There are many examples like these in the book, the personal ones about specific Hollywood executives and lawyers fit better than the larger ideas like the IRA and civil rights movements and the book tends to deflate a bit in the latter third.

My favorite Gladwell book is still The Tipping Point, which deserves a reread after this. The best part of about reading Gladwell is that he shifts my perspective to one of making connections. After reading his books I want to look and see what else might be related and why.

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Tue, 18 Feb 2014 17:00:47 +0000 http://sett.com/mikedariano/uid/113088
"Ninety Percent of Parents Expect a Marital Decline" (book review) http://sett.com/mikedariano/uid/113086 My year of reading more books than ever continues to plow along unabated like the winter winds of Ohio. Neither the turning of the pages or falling of the snowflakes can be stopped by mortal forces. Except that the seasons will change and kids will vomit. Other than that my reading can not be stopped.

In all serious though, reading has become habitual this year, if I'm ready to read. That is, when I have a good book queued up on my Kindle or I sit down with a good hardback. I've also taken Stephen King's approach of reading in grocery store lines and parking lots when a spare ten minutes presents itself. My default, hey I've got a few minutes is now to read. And one of those books is about parenting


The full quote from the post title is, "Ninety percent of married couples expect a decline in marital satisfaction after the birth of their first child" and comes from All Joy and No Fun by Jennifer Senior, a book that I drooled over when first seeing it.

This book was it. It looked like the book that would answer all my questions about parenting. It would be a page turning panacea that would help me figure out the maze of parenting. Except that it wasn't.

It turns out that parents expectations are often true. Kids rob you of your sleep, deep hair color, and peace of mind. Senior reports that 80 percent of mothers think they don't have enough friends and 67 percent say they are multitasking most of the time. I can anecdotally support both of those figures.

She also figured out that the gap in well-being due to lack of sleep is severe. Parents who sleep for more than seven hours and make $30,000 have the same well-being levels of parents who sleep less than six hours but make $90,000. More sleep and more money both make you feel better.

It hasn't always been like this though. Senior travels through history to find that "children went from giving money to the family to getting it." Children used to help with the family trades or go to work slinging newspapers or fruit, not anymore. Now kids are studying physics, participating in sports, and playing saxophone. As parents we think these things will lead the kids to happiness and success.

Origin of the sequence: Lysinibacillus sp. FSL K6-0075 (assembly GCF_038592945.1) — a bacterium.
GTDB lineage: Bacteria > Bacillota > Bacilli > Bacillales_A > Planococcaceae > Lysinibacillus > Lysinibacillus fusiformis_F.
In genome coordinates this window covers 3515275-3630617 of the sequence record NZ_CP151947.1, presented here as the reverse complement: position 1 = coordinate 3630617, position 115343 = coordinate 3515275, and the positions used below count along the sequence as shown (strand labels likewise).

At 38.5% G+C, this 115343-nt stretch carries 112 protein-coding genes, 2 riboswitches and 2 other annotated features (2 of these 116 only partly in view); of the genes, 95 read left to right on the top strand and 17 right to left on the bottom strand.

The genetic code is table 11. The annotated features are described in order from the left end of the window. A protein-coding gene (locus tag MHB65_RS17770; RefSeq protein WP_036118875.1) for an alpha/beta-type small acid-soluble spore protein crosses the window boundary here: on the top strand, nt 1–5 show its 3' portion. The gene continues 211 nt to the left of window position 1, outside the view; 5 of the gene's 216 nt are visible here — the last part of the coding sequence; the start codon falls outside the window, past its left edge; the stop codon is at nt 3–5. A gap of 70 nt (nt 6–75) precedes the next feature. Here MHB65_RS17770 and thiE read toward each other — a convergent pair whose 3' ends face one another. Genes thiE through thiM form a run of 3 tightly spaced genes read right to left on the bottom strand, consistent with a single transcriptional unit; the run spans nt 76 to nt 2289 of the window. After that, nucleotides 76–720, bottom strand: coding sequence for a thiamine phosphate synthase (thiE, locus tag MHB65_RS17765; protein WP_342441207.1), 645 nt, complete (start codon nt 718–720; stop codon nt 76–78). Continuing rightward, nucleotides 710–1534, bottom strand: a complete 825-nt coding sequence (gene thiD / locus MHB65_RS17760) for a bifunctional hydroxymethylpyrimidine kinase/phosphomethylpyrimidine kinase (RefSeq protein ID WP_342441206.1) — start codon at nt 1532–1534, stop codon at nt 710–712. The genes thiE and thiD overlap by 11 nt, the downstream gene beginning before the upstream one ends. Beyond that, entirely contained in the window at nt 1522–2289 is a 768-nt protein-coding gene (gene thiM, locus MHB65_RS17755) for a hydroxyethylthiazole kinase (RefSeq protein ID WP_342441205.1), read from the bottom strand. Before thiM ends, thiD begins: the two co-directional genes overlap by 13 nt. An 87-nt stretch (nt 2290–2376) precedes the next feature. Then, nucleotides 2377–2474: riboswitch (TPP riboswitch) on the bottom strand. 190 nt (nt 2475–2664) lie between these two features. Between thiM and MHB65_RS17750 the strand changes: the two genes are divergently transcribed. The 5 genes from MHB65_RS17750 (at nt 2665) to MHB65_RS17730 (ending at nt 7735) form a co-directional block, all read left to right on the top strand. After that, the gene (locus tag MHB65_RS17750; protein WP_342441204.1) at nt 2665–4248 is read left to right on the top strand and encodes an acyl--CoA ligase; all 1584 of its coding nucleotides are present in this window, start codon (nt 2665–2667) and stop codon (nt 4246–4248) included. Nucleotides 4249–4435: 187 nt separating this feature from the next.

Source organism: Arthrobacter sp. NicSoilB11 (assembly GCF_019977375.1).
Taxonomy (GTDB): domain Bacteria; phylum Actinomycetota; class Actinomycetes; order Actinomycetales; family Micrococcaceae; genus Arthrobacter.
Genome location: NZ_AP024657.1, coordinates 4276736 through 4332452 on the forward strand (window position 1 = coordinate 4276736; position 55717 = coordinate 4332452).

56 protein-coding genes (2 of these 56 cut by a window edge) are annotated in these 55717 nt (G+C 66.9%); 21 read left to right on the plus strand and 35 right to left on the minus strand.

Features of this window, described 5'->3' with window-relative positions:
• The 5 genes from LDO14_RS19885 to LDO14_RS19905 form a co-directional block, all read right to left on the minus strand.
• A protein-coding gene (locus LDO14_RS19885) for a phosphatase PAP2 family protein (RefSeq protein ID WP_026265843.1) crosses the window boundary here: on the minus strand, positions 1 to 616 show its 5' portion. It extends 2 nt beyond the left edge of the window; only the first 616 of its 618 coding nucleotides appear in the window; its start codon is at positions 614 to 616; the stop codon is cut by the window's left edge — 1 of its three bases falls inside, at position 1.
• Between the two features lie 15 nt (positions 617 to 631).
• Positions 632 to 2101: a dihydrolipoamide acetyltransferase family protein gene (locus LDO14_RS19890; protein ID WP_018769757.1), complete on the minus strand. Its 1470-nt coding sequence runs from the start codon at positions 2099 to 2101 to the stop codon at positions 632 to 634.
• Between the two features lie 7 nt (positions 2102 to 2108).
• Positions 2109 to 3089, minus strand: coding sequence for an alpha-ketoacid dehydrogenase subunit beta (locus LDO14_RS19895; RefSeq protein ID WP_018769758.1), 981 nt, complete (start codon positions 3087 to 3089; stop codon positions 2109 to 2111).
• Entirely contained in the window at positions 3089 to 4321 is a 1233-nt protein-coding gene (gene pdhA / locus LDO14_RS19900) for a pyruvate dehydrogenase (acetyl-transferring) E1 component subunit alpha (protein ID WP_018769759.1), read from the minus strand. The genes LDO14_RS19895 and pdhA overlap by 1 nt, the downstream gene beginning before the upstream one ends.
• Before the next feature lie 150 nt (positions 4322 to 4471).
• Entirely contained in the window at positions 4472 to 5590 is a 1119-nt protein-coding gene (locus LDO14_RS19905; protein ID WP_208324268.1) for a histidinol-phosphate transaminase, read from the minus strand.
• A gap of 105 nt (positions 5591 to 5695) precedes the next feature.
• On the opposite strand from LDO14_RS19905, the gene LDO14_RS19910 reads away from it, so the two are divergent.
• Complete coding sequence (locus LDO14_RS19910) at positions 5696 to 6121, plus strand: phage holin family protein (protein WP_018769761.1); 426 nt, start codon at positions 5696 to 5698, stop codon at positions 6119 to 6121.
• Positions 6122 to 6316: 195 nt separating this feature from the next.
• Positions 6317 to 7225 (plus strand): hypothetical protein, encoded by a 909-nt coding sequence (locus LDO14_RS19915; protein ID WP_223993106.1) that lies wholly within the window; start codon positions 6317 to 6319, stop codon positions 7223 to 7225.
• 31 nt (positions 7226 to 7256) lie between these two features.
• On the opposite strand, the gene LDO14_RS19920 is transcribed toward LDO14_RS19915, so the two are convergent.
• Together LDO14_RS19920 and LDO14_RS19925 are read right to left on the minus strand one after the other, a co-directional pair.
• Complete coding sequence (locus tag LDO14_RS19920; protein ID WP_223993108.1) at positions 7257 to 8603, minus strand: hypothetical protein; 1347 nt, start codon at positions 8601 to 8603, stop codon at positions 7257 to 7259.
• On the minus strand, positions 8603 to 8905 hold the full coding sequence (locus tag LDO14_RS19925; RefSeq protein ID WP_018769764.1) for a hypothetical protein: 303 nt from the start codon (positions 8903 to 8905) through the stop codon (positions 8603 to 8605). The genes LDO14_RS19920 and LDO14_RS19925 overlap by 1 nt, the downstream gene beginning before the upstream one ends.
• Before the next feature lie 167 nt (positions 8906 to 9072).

Preparing kids to be happy is about as easy as teaching them to play Battleship in real life. We can offer some best guesses, but we really don't know. Our best guesses are to keep them busy with lessons and classes and tutors because these are all good things for their development, but these guesses lead to a new problem:

Kids sense that they have the power to make their boredom their parents responsibility.

I see this with my own five-year-old. She comes up to me and says that she is bored and sometimes I'll dutifully trot out an art set or coloring pages or set up her doll house. Like a butler in Downton Abbey, I serve her every whim. As a culture we've been doing this too, I see it with the college students I work with. They've been raised on rubrics and standards and like mice in a maze, need to know what they are searching for and how quickly to find it.

That's the paradox that Senior brings up and addresses. As parents we want to help our kids, give them a better life. Senior makes the argument that we don't quite know how to do this though. Throughout most of history, parents helped their kids get the same jobs they had. Blacksmiths formed blacksmiths, aristocrats refined aristocrats. In America our options are so much larger than this, and we want to give our kids the world. Which of course, we can't.

Throughout the book Senior presents idea after idea that I found myself nodding my head with. Yes they do that, yes they do this - and while it was comforting to take residence with my fellow soldiers in arms, I wanted to know why I loved my kids amid all the grief they cause. My life can feel like a hurricane of negative emotions, but too often I think about being in the eye of the storm where things are calm despite the swirling winds.

Like an astronomer looking for a new star that he knows must exist, I wanted to find that shining light about why I loved my kids. It never comes. This book was like going behind the scenes at my favorite restaurant and seeing the long hours, the loads of preparation, and the high tempers but never seeing my favorite dish was made.

It turns out that the joy we feel for our kids can't be measured.

Every parent in the book gushes over their children despite everything that happens. George Vaillant shared this quote about being a parent to his autistic son.

When my son was six I had to button his buttons for him. And tie his shoes. And that was a chore, but so is, when the grass is long, pushing a lawnmower. And how else are you going to have a lawn?